Change in leadership for women’s volleyball

Corine Beimers—Staff Writer

In Dec. 2021, shortly after the conclusion of the season for the Dordt University Women’s Volleyball team, head coach Chad Hanson resigned after eleven years with the team. 

During his tenure, Hanson led the team to a number of successful seasons and postseason appearances. His teams held a record of 236-96, with seven NAIA National Tournament appearances. In 2015 and 2018, Hanson was named GPAC Coach of the Year, and in 2017, Hanson was recognized as the NAIA Coach of the Year. 

Through Hanson, the Dordt women’s volleyball program made itself a name in the NAIA, but it was always about more than that for the longtime coach. He reflected on his time as the women’s head coach as unexpected. He never knew what each season would bring: 

“There were different ebbs and flows. I had to ask, ‘What is success? What am I really after?’” 

Throughout the years, he attributed his success to the relationships that were formed within the program. He hoped the trophies, banners, and rankings wouldn’t influence relationships, but that those outcomes were a result of them.

“We’ve really achieved significant success during his tenure, but I think his greatest legacy will be that he really is able to keep Christian athletics in perspective,” Ross Douma, director of athletics, said. “Those who have played for him really understand the authentic person he is.”

The road wasn’t always a smooth one. In Hanson’s first season with the Defenders in 2011, they posted a losing record.

“I definitely came away from that season thinking, ‘We have a lot to figure out,’” Hanson said. “I just kept studying where these athletes were coming from and started to get a better pulse for what it takes, and in 2013 we made our first national tournament.” 

After a trip to the national tournament this past fall and making it to the national semifinal the year prior, Hanson’s resignation came a surprise to some the NAIA volleyball community. However, Hanson had been putting in double the amount of work compared to other head coaches in similar positions,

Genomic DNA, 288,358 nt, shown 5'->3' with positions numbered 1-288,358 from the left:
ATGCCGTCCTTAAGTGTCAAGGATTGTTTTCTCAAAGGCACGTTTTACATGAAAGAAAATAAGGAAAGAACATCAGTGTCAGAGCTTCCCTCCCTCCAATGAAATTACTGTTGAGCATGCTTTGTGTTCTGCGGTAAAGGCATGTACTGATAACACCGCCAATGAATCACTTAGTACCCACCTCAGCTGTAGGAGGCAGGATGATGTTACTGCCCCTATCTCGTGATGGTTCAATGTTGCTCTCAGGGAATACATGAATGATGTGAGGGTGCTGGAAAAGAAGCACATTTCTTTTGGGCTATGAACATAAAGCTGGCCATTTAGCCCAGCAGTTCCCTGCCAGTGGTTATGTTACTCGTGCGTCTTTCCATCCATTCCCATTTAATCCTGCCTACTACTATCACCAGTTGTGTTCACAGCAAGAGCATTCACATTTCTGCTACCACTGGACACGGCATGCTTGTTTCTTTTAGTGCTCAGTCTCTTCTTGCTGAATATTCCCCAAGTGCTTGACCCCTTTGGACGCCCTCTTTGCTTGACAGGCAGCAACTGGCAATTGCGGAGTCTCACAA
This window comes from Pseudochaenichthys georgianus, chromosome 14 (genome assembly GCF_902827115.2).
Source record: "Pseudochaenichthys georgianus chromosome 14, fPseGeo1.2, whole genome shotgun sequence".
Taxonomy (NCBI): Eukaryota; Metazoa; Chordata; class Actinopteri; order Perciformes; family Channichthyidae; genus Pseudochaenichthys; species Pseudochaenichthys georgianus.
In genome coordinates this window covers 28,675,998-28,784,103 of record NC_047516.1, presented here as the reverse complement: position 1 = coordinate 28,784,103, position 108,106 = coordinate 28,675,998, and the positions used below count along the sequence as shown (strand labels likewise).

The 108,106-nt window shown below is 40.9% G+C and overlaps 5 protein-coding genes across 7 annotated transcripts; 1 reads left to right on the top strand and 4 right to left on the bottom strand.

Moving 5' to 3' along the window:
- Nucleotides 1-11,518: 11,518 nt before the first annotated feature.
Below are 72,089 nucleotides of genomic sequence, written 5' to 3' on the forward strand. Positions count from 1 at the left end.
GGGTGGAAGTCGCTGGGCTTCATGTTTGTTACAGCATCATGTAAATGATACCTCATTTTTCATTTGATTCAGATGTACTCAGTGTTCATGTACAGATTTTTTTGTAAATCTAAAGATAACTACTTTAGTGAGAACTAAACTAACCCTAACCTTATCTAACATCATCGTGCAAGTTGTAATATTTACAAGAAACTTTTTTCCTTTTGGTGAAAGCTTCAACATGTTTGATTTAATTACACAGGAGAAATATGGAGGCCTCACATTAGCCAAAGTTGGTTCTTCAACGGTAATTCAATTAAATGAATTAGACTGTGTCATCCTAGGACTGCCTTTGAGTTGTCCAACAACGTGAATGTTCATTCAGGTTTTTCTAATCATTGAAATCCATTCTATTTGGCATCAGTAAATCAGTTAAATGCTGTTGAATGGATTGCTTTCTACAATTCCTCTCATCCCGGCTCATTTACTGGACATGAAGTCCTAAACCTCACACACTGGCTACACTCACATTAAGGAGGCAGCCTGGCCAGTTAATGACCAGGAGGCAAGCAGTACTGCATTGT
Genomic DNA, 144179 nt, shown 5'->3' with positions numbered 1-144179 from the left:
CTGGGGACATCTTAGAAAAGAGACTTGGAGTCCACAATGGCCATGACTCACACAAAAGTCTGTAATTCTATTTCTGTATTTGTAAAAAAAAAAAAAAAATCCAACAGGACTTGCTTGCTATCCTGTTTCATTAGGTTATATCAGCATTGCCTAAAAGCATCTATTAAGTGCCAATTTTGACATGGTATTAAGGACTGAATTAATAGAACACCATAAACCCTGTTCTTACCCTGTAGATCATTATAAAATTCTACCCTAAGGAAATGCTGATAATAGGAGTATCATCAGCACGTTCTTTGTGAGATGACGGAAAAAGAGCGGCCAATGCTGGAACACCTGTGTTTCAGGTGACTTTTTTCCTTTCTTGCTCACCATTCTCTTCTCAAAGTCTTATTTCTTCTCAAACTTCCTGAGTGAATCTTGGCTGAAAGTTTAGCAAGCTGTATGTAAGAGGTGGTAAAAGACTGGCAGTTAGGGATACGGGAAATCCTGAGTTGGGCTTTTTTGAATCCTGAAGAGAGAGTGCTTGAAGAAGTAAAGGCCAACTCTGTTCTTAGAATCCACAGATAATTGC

Seven years ago, Dordt added a men’s volleyball team. As the program started up, Hanson stepped into the role of head coach for the men’s team while he balanced his responsibilities with the women’s team at the same time. However, as the men’s program improved over the years, the demands intensified. 

“Stepping away from a successful women’s program has been hard and it wasn’t a flippant decision,” Hanson said. “It was months and months of pondering and discussions.”

After years of transitioning from the women’s winter season to the men’s spring season,  Hanson’s sole focus on the men’s program enabled him to be more present with the men’s team. The men’s program is currently in the middle of their season. They are 4-4 with a 4-1 record in conference play. 

Following Hanson’s resignation in December, the search for a new coach started immediately. On Feb. 11, Darci Wassenaar was announced as Dordt’s next women’s volleyball coach. 

Wassenaar graduated from Dordt College in 2002 and has since been teaching and coaching at Sioux Falls Christian High School. Throughout her 20 seasons of coaching, she has led the Chargers to a record of 579-109 and brought the team to several state championships. 

She has received a long list of coaching awards, including the AVCA Regional Coach of the Year in 2018 and the NCSAA Volleyball Co-National Coach of the Year for the 2010-2011 season. 

“What really brought coach Wassenaar to the forefront was the fact that her teams have been extremely successful on the court, but also the young people who have played for her speak volumes about the manner in which they matured as people under her direction,” Douma said. “We really look forward to Coach Wassenaar taking the baton from Coach Hanson and really putting her own thumbprint on this program and watching it flourish under her leadership.”  

Leave a Comment or Reply

Fill in your details below or click an icon to log in: Logo

You are commenting using your account. Log Out /  Change )

Facebook photo

You are commenting using your Facebook account. Log Out /  Change )

Connecting to %s